12-10-2012 07:54 AM
12-10-2012 07:55 AM
12-10-2012 08:34 AM
It looks like the judgement is unpaid then?
I'd think that will be a roadblock to a mortgage anyway, so you might as well look into how to attack it. Not sure exactly how to attack it, but if you were able to pay it in full, I'd imagine having it vacated might be a little easier. If your scores are where they are at even with that judgment, I can't see them dropping by satisfying it.
Also, bravo for putting in the work and avoiding BK.
Financed car @ 5.49% w/ DCU, Added DCU VIsa, Chase Freedom,
AMEX Gold and BCE, Lowe's
12-10-2012 09:05 AM
For a mortgage you will at least have to have it marked as "satisfied", wont be able to get the mortgage without paying it. It can be vacated once paid, if you have the funds to pay it off then I would contact the attorney that got the judgment against you and negotiate them filing to have it vacated once payment is made. If you dont have the money to pay it then the process will be a little more difficult, they wont negotiate the vacating as much with a payment plan in my experience.
If you have the funds to pay it then first contact the court house and find out how much the filing fee is that way when you ask the attorney to vacate it you can also offer to pay extra for the filing fee. I had 2 judgments against me, paid both of them and negotiated with the attorney to have them vacate it, I paid them the filing fee and then also paid them for 30 minutes of their time. Each judgment ended up costing me an extra $270 but totally worth it to me.
12-10-2012 01:53 PM
12-11-2012 04:33 AM
The judgments paid or unpaid are having the same affect on your score but a paid judgment shouldnt provide to much of a roadblock for a mortgage provided your scores are decent. You interest rate will definitely be higher but a mortgage would be doable. Just have to make sure you have no unpaid collections and ideally GW them to get them off if you do.
IME lenders want to see your responsible so 2 or 3 cards may not make a difference, it more depends on the limits and your UTL. If you have 2 cards with 1k limit on each I would think that would look more responsible than 3 cards with 500 limits. Just my opinion on that one.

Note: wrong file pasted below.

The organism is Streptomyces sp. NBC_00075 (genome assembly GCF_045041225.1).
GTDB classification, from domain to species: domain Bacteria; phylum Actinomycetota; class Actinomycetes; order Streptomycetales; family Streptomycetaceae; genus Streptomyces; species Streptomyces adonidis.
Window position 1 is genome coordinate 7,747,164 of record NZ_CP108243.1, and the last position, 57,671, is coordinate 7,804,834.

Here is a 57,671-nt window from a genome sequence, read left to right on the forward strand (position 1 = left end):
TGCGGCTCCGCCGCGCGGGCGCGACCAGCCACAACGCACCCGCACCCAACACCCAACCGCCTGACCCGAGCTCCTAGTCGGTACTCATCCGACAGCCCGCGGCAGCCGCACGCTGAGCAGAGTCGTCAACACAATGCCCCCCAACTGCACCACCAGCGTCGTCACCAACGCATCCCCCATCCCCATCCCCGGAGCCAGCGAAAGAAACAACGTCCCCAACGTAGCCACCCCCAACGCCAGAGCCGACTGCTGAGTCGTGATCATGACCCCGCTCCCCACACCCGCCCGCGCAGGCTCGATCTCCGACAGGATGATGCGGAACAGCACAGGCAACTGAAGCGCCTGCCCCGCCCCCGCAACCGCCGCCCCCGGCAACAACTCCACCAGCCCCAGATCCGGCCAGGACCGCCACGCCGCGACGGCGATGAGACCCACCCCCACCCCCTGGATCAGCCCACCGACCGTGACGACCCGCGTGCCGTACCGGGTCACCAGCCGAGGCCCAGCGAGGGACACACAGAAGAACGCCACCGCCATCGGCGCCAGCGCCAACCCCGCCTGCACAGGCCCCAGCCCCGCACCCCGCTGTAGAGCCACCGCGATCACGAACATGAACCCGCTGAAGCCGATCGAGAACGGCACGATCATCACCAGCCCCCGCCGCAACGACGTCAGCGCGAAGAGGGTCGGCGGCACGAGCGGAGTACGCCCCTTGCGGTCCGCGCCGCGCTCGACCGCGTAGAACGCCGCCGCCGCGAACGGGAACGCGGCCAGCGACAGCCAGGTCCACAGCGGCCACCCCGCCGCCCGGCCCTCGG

12-11-2012 06:49 AM
We have a paid judgement, and it was no hinderance to us in qualifying and we have much lower scores. And yes, they can be vacated but you need to make sure that you get it in writing before paying that the attorney will vacate it. And offer to pay for their time, as they will be far more likley to vacate it if they will make a few bucks off of the deal. Easy money for them, easy deletion for you. Win win!
12-11-2012 07:23 AM
Keep this in mind,
Judgements can be reaged. They can be reaged indefinitely as well. With that being said, the judegement may never fall off.
I'd contact the people that won the judgement against you, find how much it costs to file the given paperwork to have it vacated, then pay it adding in the additional funds for it to be vacated.
You may get approved for a mortgage with it on your CR but you won't get the best interest rate which is what you are after.
12-12-2012 01:05 PM
Now, I found the Summons. It has the plaintiff, Discover Bank, and the lawyer representing them. Should I just start the process by calling the lawyer? Or is there a method to begin in writing? I understand not to pay whatever is agreed until I have the terms in writing.
The original summons was for $5946.52, the 2010 judgement is for over 8k. Any chance I can resolve it for the original? Or if I hope to have it vacated, the judgement amount is all I can hope for?
Either way, step one? Contact the plaintiff's lawyer?